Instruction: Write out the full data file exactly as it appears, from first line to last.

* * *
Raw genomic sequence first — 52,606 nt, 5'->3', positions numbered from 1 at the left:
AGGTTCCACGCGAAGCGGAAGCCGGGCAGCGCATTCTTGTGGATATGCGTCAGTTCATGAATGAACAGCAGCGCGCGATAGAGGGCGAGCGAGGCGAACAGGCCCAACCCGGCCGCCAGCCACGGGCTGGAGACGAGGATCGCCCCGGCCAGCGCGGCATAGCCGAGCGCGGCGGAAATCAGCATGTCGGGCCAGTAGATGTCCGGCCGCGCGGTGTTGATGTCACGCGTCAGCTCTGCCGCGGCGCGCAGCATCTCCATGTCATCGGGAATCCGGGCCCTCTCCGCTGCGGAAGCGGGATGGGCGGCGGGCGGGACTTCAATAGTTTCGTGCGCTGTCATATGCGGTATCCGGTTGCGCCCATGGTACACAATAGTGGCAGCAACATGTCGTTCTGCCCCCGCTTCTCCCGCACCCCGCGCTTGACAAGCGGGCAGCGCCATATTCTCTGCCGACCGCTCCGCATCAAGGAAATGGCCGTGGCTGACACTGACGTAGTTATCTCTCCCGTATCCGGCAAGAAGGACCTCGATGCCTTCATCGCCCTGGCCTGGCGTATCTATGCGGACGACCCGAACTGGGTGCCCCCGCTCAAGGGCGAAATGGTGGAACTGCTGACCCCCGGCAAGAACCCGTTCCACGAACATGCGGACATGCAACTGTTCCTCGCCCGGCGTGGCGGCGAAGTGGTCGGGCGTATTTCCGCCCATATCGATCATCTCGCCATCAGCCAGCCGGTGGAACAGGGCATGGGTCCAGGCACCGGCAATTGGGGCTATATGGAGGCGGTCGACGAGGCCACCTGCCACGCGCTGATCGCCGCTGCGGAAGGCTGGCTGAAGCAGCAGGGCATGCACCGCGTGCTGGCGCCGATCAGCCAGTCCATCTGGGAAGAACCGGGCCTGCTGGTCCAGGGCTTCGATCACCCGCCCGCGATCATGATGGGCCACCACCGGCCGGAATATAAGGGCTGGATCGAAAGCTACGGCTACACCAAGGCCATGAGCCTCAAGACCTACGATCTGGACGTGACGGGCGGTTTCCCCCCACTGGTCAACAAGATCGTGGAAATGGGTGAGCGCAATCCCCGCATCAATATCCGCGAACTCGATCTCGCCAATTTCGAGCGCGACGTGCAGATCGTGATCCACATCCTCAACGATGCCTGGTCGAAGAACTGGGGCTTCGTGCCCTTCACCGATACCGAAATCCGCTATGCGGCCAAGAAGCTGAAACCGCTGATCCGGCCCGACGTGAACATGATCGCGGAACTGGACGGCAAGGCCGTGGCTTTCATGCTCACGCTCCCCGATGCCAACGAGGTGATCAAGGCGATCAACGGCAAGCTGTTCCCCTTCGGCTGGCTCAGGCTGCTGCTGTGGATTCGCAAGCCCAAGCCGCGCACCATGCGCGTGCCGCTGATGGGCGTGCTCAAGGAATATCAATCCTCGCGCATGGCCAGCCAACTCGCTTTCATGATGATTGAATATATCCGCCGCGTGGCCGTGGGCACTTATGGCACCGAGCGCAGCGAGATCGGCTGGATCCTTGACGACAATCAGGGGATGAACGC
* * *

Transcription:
Raw genomic sequence first — 52,606 nt, 5'->3', positions numbered from 1 at the left:
AGGTTCCACGCGAAGCGGAAGCCGGGCAGCGCATTCTTGTGGATATGCGTCAGTTCATGAATGAACAGCAGCGCGCGATAGAGGGCGAGCGAGGCGAACAGGCCCAACCCGGCCGCCAGCCACGGGCTGGAGACGAGGATCGCCCCGGCCAGCGCGGCATAGCCGAGCGCGGCGGAAATCAGCATGTCGGGCCAGTAGATGTCCGGCCGCGCGGTGTTGATGTCACGCGTCAGCTCTGCCGCGGCGCGCAGCATCTCCATGTCATCGGGAATCCGGGCCCTCTCCGCTGCGGAAGCGGGATGGGCGGCGGGCGGGACTTCAATAGTTTCGTGCGCTGTCATATGCGGTATCCGGTTGCGCCCATGGTACACAATAGTGGCAGCAACATGTCGTTCTGCCCCCGCTTCTCCCGCACCCCGCGCTTGACAAGCGGGCAGCGCCATATTCTCTGCCGACCGCTCCGCATCAAGGAAATGGCCGTGGCTGACACTGACGTAGTTATCTCTCCCGTATCCGGCAAGAAGGACCTCGATGCCTTCATCGCCCTGGCCTGGCGTATCTATGCGGACGACCCGAACTGGGTGCCCCCGCTCAAGGGCGAAATGGTGGAACTGCTGACCCCCGGCAAGAACCCGTTCCACGAACATGCGGACATGCAACTGTTCCTCGCCCGGCGTGGCGGCGAAGTGGTCGGGCGTATTTCCGCCCATATCGATCATCTCGCCATCAGCCAGCCGGTGGAACAGGGCATGGGTCCAGGCACCGGCAATTGGGGCTATATGGAGGCGGTCGACGAGGCCACCTGCCACGCGCTGATCGCCGCTGCGGAAGGCTGGCTGAAGCAGCAGGGCATGCACCGCGTGCTGGCGCCGATCAGCCAGTCCATCTGGGAAGAACCGGGCCTGCTGGTCCAGGGCTTCGATCACCCGCCCGCGATCATGATGGGCCACCACCGGCCGGAATATAAGGGCTGGATCGAAAGCTACGGCTACACCAAGGCCATGAGCCTCAAGACCTACGATCTGGACGTGACGGGCGGTTTCCCCCCACTGGTCAACAAGATCGTGGAAATGGGTGAGCGCAATCCCCGCATCAATATCCGCGAACTCGATCTCGCCAATTTCGAGCGCGACGTGCAGATCGTGATCCACATCCTCAACGATGCCTGGTCGAAGAACTGGGGCTTCGTGCCCTTCACCGATACCGAAATCCGCTATGCGGCCAAGAAGCTGAAACCGCTGATCCGGCCCGACGTGAACATGATCGCGGAACTGGACGGCAAGGCCGTGGCTTTCATGCTCACGCTCCCCGATGCCAACGAGGTGATCAAGGCGATCAACGGCAAGCTGTTCCCCTTCGGCTGGCTCAGGCTGCTGCTGTGGATTCGCAAGCCCAAGCCGCGCACCATGCGCGTGCCGCTGATGGGCGTGCTCAAGGAATATCAATCCTCGCGCATGGCCAGCCAACTCGCTTTCATGATGATTGAATATATCCGCCGCGTGGCCGTGGGCACTTATGGCACCGAGCGCAGCGAGATCGGCTGGATCCTTGACGACAATCAGGGGATGAACGC